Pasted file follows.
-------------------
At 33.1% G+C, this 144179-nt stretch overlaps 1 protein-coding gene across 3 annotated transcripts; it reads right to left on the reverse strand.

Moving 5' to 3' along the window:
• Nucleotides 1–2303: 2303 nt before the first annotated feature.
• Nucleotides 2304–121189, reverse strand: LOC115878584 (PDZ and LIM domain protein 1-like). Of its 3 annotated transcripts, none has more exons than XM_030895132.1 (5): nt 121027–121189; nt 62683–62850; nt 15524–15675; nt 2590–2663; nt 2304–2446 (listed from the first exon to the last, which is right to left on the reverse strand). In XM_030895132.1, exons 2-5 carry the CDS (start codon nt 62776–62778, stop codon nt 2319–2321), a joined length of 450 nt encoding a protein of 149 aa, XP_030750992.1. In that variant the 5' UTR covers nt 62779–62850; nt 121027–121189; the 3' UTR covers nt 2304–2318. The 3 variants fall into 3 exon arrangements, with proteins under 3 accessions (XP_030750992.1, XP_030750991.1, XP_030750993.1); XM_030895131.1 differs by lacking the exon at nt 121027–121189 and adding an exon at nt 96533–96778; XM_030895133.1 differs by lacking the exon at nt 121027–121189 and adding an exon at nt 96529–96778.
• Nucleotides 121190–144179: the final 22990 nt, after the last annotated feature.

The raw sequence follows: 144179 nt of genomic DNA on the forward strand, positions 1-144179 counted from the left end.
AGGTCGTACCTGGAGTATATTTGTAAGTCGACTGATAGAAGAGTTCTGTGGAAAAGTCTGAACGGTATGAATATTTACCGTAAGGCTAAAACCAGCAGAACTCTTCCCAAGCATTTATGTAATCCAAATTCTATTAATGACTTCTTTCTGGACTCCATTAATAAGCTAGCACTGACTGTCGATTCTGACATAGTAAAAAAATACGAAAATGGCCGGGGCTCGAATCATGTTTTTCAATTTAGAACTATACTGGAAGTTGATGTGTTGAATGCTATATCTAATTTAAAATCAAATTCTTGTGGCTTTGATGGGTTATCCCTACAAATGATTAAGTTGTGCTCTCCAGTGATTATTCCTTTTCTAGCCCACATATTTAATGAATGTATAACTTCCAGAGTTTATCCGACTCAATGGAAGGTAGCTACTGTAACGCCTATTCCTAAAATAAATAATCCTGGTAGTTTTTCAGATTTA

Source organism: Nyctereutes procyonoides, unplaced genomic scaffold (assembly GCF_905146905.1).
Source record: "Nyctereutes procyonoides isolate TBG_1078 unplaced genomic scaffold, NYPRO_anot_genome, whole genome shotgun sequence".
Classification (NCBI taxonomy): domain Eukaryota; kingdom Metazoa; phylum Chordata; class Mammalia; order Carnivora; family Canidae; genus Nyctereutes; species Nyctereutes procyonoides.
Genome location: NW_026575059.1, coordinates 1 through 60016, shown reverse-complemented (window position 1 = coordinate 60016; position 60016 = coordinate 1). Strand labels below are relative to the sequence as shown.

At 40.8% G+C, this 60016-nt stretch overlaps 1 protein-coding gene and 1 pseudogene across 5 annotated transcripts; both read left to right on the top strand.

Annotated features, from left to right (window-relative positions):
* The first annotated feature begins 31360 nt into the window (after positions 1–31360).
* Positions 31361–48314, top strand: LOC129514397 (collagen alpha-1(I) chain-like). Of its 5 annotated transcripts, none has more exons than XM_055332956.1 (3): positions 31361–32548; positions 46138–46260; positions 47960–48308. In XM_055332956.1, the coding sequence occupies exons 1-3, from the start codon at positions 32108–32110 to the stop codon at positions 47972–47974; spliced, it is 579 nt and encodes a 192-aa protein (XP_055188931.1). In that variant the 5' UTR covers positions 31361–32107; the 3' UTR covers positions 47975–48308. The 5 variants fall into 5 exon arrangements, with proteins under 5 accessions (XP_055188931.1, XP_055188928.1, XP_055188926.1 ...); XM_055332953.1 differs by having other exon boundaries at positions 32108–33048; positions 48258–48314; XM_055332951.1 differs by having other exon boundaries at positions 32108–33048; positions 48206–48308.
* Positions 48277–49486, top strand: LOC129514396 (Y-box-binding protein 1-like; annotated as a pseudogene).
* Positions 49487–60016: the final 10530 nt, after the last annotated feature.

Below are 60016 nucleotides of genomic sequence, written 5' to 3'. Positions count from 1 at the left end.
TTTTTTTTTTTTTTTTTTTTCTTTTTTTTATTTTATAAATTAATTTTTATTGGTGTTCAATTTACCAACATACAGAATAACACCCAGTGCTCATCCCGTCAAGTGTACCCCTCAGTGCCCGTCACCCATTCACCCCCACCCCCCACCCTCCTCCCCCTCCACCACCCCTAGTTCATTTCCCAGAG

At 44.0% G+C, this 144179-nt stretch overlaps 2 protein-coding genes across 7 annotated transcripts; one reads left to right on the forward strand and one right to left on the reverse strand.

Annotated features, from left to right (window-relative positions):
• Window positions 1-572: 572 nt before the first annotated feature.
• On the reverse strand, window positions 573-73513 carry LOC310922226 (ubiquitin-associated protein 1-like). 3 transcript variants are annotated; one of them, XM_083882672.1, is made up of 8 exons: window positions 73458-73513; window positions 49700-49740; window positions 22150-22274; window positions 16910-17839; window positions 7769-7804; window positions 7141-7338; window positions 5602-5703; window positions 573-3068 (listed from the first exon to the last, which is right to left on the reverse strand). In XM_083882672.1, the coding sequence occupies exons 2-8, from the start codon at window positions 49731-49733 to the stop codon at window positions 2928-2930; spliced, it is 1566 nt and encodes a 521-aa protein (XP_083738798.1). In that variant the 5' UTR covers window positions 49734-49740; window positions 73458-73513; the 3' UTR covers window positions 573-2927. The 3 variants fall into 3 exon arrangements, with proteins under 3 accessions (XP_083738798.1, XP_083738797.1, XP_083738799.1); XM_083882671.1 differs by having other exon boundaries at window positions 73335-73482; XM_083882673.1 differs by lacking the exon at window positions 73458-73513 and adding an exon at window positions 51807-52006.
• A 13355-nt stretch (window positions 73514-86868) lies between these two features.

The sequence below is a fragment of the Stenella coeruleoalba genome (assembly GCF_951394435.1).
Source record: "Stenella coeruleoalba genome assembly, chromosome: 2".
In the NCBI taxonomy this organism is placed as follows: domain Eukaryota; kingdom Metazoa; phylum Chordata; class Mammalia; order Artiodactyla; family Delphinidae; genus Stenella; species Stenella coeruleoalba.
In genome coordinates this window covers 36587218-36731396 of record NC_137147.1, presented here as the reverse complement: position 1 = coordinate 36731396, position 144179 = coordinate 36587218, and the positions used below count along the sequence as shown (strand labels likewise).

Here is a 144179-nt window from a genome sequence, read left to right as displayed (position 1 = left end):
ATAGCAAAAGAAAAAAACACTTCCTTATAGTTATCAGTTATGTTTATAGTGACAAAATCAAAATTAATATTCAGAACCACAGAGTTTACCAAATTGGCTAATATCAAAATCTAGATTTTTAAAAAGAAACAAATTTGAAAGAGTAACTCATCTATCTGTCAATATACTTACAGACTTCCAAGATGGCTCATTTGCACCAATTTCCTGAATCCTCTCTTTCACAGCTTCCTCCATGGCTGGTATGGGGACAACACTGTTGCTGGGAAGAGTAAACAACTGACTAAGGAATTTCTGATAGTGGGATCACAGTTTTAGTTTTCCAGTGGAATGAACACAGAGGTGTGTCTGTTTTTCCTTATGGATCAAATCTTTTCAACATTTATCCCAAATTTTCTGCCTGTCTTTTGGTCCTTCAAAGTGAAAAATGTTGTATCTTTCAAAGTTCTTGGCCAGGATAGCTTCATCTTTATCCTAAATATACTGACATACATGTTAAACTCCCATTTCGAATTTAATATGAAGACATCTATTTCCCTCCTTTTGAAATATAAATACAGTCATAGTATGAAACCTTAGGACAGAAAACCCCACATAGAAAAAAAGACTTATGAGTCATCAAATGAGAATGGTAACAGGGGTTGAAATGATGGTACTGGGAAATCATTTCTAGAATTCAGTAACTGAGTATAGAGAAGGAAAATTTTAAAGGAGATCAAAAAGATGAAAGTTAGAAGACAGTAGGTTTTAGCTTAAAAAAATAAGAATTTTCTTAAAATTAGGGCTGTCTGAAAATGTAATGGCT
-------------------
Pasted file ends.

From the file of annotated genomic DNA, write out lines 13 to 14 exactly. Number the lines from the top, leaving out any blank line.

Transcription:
Annotated features, from left to right (window-relative positions):
* The first annotated feature begins 31360 nt into the window (after positions 1–31360).